I’ve heard a few people mention this as “fun” in chaos decks, but I’m not sure why. Random destruction seems randomly bad. I’m really hoping to not see people add this to their decks.

Mechanic with the greatest effect on EDH

The Gods

The more of these that get printed the more answers decks will need for indestructible enchantments. That means green, white, and blue will be able to adapt while red and black take huge metagame hits to their power level. This really means that we should see Avarice Totem in more and more decks. It is a universal colorless way of dealing with gods. All Is Dust may become the favorite wrath above Oblivion Stone with the gods taking over.

IMSHAN – @generalspeak

Born of the Gods is pretty exciting. Bicolour gods (who are not simply better than Theros’ batch), more bestow, more heroic, and some new mechanics too! I’m often of the mind that I want more of the same and Born of the Gods delivers; I actually prefer blocks with steady mechanics all the way through, like Scars of Mirrodin block, and unlike ones where they radically change for the last set (I’m looking at you Innistrad block).

Favourite Card of the Set

Spirit of the Labyrinth

This card has a lot going on, and I think that it’s not an exaggeration that this card might see play in Vintage or Legacy. 3/1 for 1W is nice, especially in 20-life formats, but what gets me is the impact that can be had for that cost. The shutting down extra draws is powerful, and the potential high impact for low cost is attractive, especially for Commander which is stereotypically a plodding format.

I can’t tell you how much I like this; Consecrated Sphinx can go die in a fire, value creatures like Mulldrifter can be overcosted and awful, and even Azami, Lady of Scrolls can feel the pinch. And it’s in white, which needs to level the “draw” playing field most of all. Maybe best of all? You can break the symmetry with non-draw effects that net you cards, like Fact or Fiction, or replacement effects like Abundance. Mostly, I just like that if white can’t draw cards, it can at least say that no one can.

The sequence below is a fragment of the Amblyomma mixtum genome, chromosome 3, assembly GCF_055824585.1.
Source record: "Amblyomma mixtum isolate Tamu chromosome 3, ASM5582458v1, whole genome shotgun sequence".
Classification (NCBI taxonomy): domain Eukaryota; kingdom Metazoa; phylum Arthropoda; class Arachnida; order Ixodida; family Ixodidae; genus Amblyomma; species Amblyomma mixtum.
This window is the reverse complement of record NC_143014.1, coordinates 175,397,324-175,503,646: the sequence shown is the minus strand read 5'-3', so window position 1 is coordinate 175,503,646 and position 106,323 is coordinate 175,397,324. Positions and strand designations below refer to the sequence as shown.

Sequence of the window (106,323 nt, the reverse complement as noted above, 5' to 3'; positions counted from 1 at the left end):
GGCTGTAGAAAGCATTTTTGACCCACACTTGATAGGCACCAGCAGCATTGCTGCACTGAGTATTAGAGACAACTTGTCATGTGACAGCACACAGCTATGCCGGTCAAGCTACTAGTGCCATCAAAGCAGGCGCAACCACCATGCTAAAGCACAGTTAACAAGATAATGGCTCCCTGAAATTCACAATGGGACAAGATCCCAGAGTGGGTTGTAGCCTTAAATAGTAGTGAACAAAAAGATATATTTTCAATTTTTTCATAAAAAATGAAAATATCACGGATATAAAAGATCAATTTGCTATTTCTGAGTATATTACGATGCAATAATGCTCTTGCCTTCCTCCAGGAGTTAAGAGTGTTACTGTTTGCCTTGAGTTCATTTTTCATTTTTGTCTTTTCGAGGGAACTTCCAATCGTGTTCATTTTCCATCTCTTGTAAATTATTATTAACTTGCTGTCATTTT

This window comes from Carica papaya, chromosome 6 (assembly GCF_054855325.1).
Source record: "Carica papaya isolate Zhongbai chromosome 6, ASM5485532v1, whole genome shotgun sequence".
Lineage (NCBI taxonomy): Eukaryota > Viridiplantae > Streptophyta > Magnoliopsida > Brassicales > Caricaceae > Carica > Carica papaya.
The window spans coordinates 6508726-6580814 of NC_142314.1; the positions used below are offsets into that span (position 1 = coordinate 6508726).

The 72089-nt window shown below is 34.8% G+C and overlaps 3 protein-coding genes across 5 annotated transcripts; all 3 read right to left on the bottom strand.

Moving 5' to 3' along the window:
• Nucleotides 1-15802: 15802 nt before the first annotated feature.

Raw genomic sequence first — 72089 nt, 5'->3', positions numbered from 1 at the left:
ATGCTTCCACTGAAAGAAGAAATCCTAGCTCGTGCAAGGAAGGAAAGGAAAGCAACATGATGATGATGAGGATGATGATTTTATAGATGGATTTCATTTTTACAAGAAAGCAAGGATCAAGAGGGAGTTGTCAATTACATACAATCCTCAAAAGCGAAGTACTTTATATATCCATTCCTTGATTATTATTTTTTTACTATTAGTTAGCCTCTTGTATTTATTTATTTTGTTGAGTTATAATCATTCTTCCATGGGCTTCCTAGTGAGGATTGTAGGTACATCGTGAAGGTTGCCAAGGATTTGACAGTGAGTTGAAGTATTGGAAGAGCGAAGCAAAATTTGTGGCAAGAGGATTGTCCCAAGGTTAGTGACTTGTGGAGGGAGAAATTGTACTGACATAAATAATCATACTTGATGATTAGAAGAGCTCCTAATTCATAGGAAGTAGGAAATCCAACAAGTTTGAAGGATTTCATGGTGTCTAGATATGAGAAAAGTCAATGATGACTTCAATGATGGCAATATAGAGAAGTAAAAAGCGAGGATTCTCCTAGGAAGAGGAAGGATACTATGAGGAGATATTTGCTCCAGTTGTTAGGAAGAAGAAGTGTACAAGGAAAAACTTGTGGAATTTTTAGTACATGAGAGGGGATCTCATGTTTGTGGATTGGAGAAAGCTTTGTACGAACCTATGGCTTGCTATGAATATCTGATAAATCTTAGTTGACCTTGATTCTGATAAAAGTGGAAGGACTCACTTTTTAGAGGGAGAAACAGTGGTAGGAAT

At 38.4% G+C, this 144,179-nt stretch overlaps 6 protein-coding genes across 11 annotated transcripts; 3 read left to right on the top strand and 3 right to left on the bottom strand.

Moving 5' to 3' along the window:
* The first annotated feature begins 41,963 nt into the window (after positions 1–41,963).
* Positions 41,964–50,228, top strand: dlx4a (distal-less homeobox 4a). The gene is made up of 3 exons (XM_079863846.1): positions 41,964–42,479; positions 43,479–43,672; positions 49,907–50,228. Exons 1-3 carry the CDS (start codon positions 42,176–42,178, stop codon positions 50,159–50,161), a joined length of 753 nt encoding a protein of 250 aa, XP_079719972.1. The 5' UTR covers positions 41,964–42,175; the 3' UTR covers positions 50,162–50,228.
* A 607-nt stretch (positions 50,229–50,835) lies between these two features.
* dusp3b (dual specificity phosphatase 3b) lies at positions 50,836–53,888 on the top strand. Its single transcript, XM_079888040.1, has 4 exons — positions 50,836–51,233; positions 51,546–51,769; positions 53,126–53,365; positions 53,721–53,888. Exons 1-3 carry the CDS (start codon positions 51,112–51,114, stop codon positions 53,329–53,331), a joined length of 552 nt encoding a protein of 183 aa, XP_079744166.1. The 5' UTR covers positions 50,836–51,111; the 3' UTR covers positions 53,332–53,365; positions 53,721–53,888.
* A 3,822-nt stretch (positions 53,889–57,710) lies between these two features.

Least Fave Card of the Set

Phenax, God of Deception

I play black and blue a lot, and to say that Phenax is disappointing is a massive understatement. I’m not especially fond of most gods in this cycle, but Phenax is the most softballed lazy pile of garbage imaginable. Mill? A mechanic not especially loved. 4/7 on an indestructible body? Couldn’t you at least be Erebos level? Why is Karametra 6/7 for the same cost?! Mana cost? A five converted mana cost for this? The whole thing is just so disappointing. And this, right on the tails of Mirko Vosk, Mind Drinker as the previous U/B legendary creature. I am disappoint.

Highest Impact Mechanic

Although it isn’t a “mechanic” per se, I think the gods’ indestructibility will continue to have the greatest impact on Commander as a whole. There’s a new tuck effect in green [Editor’s Note: It’s a renaming of Deglamer, so now you can run that and Unravel into Ether to deal with pesky gods.], clearly meant to deal with gods.

If you play gods as commanders, you’ll find that they are generally inviolate; they’re usually too aggressively costed (Phenax, you have failed me for the last time) and take too narrow removal to ever cost 8-10 mana. In my experience with Nylea, you’ll pretty much have to cripple them with a Pacifism effect, or tuck them. This, more than heroic, bestow and inspired, will continue to make waves in Commander. And Arena will continue to be an enormously unfair card in a deck helmed by a god.

Mr. P – @thingsMrPthinks

Fave Card of the Set

Archetype of Aggression

I won’t lie: I love EDH, but it has totally hit critical mass. At this point, if you were to start playing the format today, you would have absolutely no problem finding at least one general in EVERY single possible color combination that is totally archetypal and linear. What this means is that I find myself much more enamored with Generals that seem unique or non-linear, which is why I love my Lovisa Coldeyes deck even if I don’t play it very much. Whenever a new card comes out that slots into a lower power deck that needs help, that makes me happy. Oh hey, this dude is a Warrior. Also, now my team has trample.